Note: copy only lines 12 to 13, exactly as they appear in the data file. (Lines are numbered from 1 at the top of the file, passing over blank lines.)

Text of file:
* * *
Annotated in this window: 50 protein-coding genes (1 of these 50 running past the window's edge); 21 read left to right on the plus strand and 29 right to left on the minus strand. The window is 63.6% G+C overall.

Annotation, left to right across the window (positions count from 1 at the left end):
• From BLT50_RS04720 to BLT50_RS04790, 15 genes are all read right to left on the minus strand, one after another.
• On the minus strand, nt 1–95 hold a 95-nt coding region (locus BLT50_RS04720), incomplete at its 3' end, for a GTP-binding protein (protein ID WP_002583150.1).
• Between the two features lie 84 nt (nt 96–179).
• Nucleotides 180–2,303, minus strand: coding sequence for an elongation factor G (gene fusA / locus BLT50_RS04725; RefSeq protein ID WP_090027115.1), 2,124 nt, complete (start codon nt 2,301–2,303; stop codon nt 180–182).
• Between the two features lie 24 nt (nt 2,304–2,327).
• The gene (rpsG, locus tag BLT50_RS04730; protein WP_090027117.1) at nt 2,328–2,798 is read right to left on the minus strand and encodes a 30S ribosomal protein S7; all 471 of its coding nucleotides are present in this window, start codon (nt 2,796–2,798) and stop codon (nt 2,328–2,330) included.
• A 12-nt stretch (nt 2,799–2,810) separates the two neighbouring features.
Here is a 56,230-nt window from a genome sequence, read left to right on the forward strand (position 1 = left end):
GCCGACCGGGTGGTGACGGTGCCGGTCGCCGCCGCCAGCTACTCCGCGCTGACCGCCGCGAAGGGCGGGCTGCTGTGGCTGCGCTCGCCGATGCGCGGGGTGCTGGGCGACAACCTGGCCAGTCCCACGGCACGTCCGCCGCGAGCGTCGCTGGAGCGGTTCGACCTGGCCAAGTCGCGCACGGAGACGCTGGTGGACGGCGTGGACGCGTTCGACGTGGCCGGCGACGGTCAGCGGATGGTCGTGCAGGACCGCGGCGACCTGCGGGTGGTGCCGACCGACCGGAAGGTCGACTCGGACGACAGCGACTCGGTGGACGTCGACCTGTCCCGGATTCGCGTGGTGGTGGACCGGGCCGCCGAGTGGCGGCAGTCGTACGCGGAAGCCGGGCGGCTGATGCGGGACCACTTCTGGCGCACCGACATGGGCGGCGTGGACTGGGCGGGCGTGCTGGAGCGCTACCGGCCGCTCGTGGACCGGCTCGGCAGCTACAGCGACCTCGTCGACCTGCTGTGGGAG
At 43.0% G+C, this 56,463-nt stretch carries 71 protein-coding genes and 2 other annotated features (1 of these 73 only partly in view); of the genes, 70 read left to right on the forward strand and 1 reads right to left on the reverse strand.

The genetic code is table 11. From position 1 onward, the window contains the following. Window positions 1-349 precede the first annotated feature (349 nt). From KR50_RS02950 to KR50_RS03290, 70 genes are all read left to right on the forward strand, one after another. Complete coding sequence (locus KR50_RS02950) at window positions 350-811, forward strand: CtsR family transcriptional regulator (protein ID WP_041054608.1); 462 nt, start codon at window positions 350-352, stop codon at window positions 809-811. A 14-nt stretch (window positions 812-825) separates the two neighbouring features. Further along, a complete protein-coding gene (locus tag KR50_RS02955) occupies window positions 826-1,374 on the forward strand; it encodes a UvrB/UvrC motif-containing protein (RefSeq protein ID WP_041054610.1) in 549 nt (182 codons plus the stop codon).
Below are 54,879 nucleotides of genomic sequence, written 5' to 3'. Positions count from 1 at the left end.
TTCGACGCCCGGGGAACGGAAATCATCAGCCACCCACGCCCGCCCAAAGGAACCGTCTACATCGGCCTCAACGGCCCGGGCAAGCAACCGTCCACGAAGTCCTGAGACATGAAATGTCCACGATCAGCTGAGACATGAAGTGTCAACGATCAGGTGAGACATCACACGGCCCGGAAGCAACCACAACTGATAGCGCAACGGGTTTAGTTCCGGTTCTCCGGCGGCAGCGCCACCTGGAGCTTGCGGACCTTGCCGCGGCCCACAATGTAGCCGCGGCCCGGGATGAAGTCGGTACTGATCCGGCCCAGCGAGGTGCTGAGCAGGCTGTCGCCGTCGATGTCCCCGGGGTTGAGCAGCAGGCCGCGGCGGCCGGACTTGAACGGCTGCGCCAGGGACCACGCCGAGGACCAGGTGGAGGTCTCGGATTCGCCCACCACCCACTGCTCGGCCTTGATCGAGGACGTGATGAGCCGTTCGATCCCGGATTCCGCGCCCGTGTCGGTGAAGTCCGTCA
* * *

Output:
At 43.0% G+C, this 56,463-nt stretch carries 71 protein-coding genes and 2 other annotated features (1 of these 73 only partly in view); of the genes, 70 read left to right on the forward strand and 1 reads right to left on the reverse strand.

The genetic code is table 11. From position 1 onward, the window contains the following. Window positions 1-349 precede the first annotated feature (349 nt). From KR50_RS02950 to KR50_RS03290, 70 genes are all read left to right on the forward strand, one after another. Complete coding sequence (locus KR50_RS02950) at window positions 350-811, forward strand: CtsR family transcriptional regulator (protein ID WP_041054608.1); 462 nt, start codon at window positions 350-352, stop codon at window positions 809-811. A 14-nt stretch (window positions 812-825) separates the two neighbouring features. Further along, a complete protein-coding gene (locus tag KR50_RS02955) occupies window positions 826-1,374 on the forward strand; it encodes a UvrB/UvrC motif-containing protein (RefSeq protein ID WP_041054610.1) in 549 nt (182 codons plus the stop codon).